The end of the hockey season is always disappointing (except in 2018), but the Capitals’ first-round exit to the New York Islanders was particularly disappointing considering we just don’t know when we will see the team play again.
I’ll admit it, when the season was paused in March I did not know if there would be a postseason, but I had no doubt we would see everything return back to normal for the start of the next season with an October start, an 82-game schedule and fans in the stands. Now, I am writing this while watching playoff hockey from my home in September being played in an empty arena. Life comes at you fast.
The point is that the NHL is going to have to adjust the 2020-21 season because of the continued coronavirus pandemic and no one is quite sure exactly what it will look like.
An article published on ESPN on Tuesday did a thorough job detailing the myriad of issues and unanswered questions facing the league in terms of next season. While the NHL would have you believe it is prepared and working towards an 82-game season set to begin in December, that seems to be a very hopeful and probably unrealistic projection.
While the health and safety of the players remains paramount, the financial implications of COVID-19 cannot be ignored. To boil it down to the most simplistic explanation possible, the NHL is a gate-driven league and we still don’t know when fans will be able to return to arenas. It makes a certain amount of sense for the league to delay next season as long as possible to allow for more fans to return for more games. At the same time, the NHL cannot just shutter its doors until a vaccine becomes widely available. The players want to play (and get paid), fans still want to watch hockey and the league does not want the sport to become out of sight, out of mind.
There’s also a question of what will the season look like when it does return? The playoff bubbles in Toronto and Edmonton have been a great success for the league, but the bubble is probably not a realistic way to run a regular season. The playoffs were for a limited number of teams and a limited number of games. Maintaining a bubble is not cheap and, financially speaking, it probably does not make sense to have some sort of bubble format for an entire regular season.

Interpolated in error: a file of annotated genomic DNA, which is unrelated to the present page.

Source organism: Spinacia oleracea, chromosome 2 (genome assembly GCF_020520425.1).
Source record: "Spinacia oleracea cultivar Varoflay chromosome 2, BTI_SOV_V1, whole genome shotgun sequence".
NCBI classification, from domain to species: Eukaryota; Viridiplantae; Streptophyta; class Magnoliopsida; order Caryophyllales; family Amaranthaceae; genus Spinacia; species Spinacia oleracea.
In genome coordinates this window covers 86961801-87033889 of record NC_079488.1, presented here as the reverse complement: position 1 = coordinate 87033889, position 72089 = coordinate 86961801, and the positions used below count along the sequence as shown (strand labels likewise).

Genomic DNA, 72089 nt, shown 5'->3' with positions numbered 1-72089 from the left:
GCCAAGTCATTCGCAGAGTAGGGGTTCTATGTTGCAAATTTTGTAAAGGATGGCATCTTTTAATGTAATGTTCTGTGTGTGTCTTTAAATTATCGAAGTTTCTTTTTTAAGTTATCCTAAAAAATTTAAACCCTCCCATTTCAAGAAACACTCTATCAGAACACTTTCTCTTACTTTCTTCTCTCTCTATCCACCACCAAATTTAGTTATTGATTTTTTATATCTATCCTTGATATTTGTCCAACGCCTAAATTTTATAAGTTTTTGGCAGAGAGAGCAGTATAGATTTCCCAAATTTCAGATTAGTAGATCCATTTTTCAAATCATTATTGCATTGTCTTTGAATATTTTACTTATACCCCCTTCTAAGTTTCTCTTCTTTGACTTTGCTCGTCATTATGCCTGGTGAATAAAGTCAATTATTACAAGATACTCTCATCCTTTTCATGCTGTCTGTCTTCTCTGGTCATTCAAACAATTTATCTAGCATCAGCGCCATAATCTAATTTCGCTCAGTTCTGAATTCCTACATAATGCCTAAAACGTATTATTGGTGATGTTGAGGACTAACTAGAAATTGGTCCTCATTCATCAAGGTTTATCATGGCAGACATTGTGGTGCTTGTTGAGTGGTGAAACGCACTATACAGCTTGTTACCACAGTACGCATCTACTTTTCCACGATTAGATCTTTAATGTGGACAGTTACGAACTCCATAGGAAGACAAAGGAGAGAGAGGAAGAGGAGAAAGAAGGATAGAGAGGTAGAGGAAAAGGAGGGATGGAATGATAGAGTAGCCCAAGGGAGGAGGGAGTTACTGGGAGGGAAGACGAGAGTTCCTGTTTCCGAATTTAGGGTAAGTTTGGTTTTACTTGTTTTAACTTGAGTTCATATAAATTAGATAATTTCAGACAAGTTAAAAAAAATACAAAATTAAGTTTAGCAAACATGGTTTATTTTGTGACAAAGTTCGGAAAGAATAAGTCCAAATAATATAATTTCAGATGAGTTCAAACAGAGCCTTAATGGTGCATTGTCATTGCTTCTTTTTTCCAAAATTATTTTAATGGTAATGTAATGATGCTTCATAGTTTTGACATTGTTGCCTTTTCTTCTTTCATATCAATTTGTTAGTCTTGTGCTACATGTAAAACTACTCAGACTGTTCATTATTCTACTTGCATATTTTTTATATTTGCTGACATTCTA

Having said that, seeing how badly MLB has handled its regular season should serve as a blueprint on how not to handle playing during the pandemic. The MLB is not playing in a bubble and games getting postponed due to positive coronavirus tests has become a regular occurrence.
For 2020-21, here’s what we know. A Dec. 1 start date seems ambitious as does the league’s insistence of having an 82-game season. The NHL has said it is going to get rid of the all-star game and bye week to make up for the push back in the season, but that’s two weeks to make up for at the least a two-month delay. There’s no law that says the NHL season has to start or end at a certain time, as this season certainly illustrates, but it does not behoove the NHL to set up its calendar for the Stanley Cup Playoffs to finish during football season which dominates the American sports landscape. The season cannot be reaching its climax at a time when interest in the sport will be at its lowest.
So enjoy the playoffs hockey fans, because no one is quite sure when hockey will be back or exactly what it’s going to look like when it returns. It certainly seems like it is going to be a while before you will be able to “Rock the Red” again at Capital One Arena.